New Business Energy Price Cap
The government have announced a new business energy price cap to tackle the ever-increasing gas and electricity prices and provide some much-needed relief for businesses. In this blog we are going to breakdown this new energy price cap and explain how your business can benefit.
When does it start?
The scheme will take effect on October 1st, 2022. The discounts will last six months, ending on March 31st, 2023.
Am I eligible?
All businesses big or small will be eligible for the discount. That includes voluntary sector organisations, such as charities, and public sector organisations, such as schools, hospitals, and care homes. Furthermore, you are also eligible if you have an existing fixed price contracts that were agreed on or after December 1st 2021, on deemed/out of contract or variable tariffs, on flexible purchase, or similar contracts.
This means if the predicted wholesale price at the point of signing your contract for each month is higher than this the government supported price then the difference will be automatically deducted from your bill.
This is not an out right cap because it does not include the third party costs associated with electricity and gas prices that derive from things such as distribution costs and supplier profit.
(The scheme however does not cover those who intend to sell power back to the grid such as power stations).
How much will I save?
To calculate your discount, the estimated wholesale portion of the unit price you would be paying this winter will be compared to a baseline ‘government supported price’ which is lower than currently expected wholesale prices this winter. The government support price has been set at 21.1p per kilowatt hour (kWh) for electricity, and 7.5p per kWh for gas. Wholesale energy costs currently expected to sit around 60.0p per kWh for electricity and 18.0p per kWh for gas. This results in the supported price reducing bills by up to 38.9p per kWh for electricity and 10.5p per kWh for gas.
Variable contracts and out of contract rates will receive maximum discount of 9.1 p/kWh for gas and 34.5 p/kWh for the out of contract contracts.
For example if you signed a contract in August when the predicted price for electric was 87p/kWh then the discount you would receive in January would be 66p but if you signed in May when the predicted price was 22p/kWh then you would receive a 1p discount. Remember, if you are on a variable rate or out of contract then the maximum discount you will receive is 9.1p/kWh for gas and 34.5p/kWh for electric. That means that for the same example of 87p per kWh you would only receive a 34.5p per kWh discount resulting in a price of 52.5p per kWh.
How does it work?
A discount will be calculated by the government and automatically applied to customers’ bills during the 6 months, starting from 1st October 2022.
The discount applied will be in pence per kilowatt hour (p/kWh). The p/kWh government support for comparable contracts will be the same across suppliers, but the absolute level of individual bills will continue to vary across different contracts and tariffs.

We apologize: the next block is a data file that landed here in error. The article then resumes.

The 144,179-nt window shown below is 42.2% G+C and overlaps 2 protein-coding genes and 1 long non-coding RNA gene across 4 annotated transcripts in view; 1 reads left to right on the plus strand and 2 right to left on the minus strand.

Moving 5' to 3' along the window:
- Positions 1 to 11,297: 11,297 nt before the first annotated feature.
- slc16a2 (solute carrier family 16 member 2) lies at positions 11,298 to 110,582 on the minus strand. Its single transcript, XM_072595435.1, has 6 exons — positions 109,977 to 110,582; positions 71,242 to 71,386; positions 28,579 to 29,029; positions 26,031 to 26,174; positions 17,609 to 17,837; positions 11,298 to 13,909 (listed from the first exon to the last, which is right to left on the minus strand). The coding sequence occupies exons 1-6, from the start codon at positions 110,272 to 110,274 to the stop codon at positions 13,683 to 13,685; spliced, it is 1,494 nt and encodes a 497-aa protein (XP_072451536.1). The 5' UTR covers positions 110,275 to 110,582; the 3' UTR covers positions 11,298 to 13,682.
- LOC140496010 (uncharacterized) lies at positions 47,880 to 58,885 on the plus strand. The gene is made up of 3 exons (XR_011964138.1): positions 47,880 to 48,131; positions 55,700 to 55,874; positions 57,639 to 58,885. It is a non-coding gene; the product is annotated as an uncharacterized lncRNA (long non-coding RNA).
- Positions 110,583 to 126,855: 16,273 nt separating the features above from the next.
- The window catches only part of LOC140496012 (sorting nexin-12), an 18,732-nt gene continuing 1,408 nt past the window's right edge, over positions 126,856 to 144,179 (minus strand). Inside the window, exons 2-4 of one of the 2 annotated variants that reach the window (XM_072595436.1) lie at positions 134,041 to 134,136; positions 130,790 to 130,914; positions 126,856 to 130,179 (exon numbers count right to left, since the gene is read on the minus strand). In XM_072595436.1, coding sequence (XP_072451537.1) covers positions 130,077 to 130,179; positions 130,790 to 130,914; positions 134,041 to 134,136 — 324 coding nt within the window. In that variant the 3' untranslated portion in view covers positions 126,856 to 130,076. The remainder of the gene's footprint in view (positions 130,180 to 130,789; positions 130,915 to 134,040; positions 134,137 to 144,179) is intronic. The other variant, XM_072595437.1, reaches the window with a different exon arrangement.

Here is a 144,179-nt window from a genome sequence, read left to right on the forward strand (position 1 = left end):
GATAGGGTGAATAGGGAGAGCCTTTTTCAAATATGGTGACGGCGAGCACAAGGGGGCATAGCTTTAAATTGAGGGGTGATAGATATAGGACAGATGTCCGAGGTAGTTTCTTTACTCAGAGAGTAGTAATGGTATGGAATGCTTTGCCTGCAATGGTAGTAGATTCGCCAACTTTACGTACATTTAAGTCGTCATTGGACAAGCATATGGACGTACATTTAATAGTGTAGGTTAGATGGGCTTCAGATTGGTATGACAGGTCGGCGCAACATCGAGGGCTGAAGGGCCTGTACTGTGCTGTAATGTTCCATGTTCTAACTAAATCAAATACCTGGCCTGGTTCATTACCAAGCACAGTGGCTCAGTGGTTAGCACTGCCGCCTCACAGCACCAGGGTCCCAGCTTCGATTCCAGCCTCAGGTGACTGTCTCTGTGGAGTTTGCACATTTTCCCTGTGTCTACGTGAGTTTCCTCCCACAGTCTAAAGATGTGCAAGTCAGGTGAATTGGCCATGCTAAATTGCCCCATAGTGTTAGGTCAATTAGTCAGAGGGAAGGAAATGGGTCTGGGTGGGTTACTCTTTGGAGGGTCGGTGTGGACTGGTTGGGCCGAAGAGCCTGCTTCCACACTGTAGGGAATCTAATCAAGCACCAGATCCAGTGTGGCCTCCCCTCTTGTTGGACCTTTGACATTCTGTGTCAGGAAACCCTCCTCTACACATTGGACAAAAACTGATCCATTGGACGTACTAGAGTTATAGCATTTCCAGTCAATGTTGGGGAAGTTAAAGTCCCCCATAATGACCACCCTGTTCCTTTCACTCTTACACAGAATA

For fixed contracts, the discount will reflect the difference between the government supported price and the relevant wholesale price for the day the contract was agreed. The government will publish the wholesale prices they will use for calculating this for each day from April 1st 2022.
For variable tarrifs, deemed and all other contracts, the discount will reflect the difference between the government supported price and relevant wholesale price, but be subject to a ‘maximum discount’ that will be determined at the beginning of the scheme.
Businesses on variable/flexible contracts will need to choose if they move to fixed contracts. This is likely to suit you if you don’t want to be exposed to price variation. To learn more about fixed rate contracts and how our experts can help please get in touch.
The p/kWh government support for comparable contracts will be the same across suppliers, but the absolute level of individual bills will continue to vary.
(please note that customers will not see the discount until their November bill(s))
What this will look like in practice?
A medium sized manufacturing business (Example provided by Gov website):
A medium sized manufacturing business uses 200 MWh of electricity and 1,600 MWh of gas each month. They entered into a fixed contract in August 2022, giving them a current monthly energy bill of around £560,000. At the time they signed their contact, wholesale prices for the next 6 months were expected to be higher than the government supported price of £211/MWh for electricity, and £75/MWh for gas, meaning they can receive support under this scheme.
The difference between expected wholesale prices when they signed their contract and the government supported price is worth £360/MWh for electricity and £90/MWh for gas, meaning they receive a discount of £215,000 per month, reducing their original bill by more than 35%.
Key points to take away:
To learn more about the price cap for businesses give us a call on 0115 648 5655 and our experts can help.
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